The fecal microbiotas of the CFCIR group trended towards relatively higher abundances of Firmicutes, and concomitantly lower abundances of Bacteroidetes, compared with the control group. Similar shifts in the Firmicutes/Bacteroidetes ratio have been observed in some, but not all, studies of obesity [62,63] and fatty liver disease [64,65]. For instance, Mouzaki et al reported decreased Bacteroidetes in patients with biopsy-proven nonalcoholic steatohepatitis . Similarly, Raman et al reported that several genera of Firmicutes were enriched in obese individuals with nonalcoholic fatty liver disease . In contrast, Zhu et al found higher Bacteroidetes and lower Firmicutes in both obese and NASH individuals relative to controls, highlighting the potential indiosyncrasies of studying the human microbiome in the context of complex, multi-factorial diseases . At the genus level, increases in Clostridium have been reported in cirrhotic patients compared to healthy controls  and were found to be increased in our subjects with more macroscopic intestinal inflammation (Fig. 4). Of note, expansion of this bacterial group has been associated with obesity and fatty liver disease in humans and animal models [70–73]. For instance, Spencer et al. reported that the abundance of Erysipelotrichia was a positive predictor of liver fat accumulation in humans experimentally subjected to a low choline diet . Analysis of Erysipelotrichia genomes indicates that the evolutionary process of genome reduction has resulted in the loss of fatty acid biosynthesis genes [74,75]. Because shifts in the relative abundance of these organisms in the gut may simply reflect growth rates that are limited by luminal fatty acid availability, further experimentation is required to establish whether the Erysipelotrichias contribute to liver disease.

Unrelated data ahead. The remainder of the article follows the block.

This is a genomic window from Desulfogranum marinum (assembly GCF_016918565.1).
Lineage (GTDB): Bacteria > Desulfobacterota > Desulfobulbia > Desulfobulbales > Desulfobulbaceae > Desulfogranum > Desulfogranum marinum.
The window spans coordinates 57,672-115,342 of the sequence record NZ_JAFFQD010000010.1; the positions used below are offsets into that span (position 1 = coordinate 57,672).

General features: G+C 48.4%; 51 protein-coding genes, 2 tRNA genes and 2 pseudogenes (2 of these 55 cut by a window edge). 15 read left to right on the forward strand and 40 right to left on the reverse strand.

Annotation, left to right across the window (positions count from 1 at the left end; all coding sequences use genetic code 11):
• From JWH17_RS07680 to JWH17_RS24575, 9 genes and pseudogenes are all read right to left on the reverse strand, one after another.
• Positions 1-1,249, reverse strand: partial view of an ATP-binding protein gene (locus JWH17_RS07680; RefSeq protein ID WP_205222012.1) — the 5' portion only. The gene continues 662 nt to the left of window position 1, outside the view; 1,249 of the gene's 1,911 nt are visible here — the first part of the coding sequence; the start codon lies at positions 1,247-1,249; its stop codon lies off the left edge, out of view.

The differences in the microbiome in subjects with and without varices suggest that this may be a potential therapeutic target in CF liver disease. Although matching cases and controls by history of pseudomonas infection at least partially controlled for antibiotic-mediated effects on the microbiome, we cannot rule out the possibility that the altered microbiomes arose in response to other medical treatments specific for CF patients with liver disease. There were no differences between recent hospitalizations or use of chronic azithromycin use between CFCIR and CFnoLIV. While there was a difference in the use of inhaled antibiotics, we did not find an effect on the distribution of phyla or genera between CFCIR or CFnoLIV.
In our study, we could not determine if there was a direct causal link between the intestinal lesions, fecal microbiome or changes in the small bowel transit time and the development of cirrhosis in CF.  For example, increased intestinal permeability may be secondary to portal hypertension, vascular congestion of the small intestine and molecular alterations in gap function proteins that have been described during cirrhosis. Nevertheless, the substantial evidence for involvement of the gut-liver axis in animal models of cholestasis, steatohepatitis and cirrhosis and the supportive evidence from human studies  provide the justification to further pursue this possibility in CF liver disease. The alterations in the fecal microbiome of subjects in the current study provide further evidence for this hypothesis.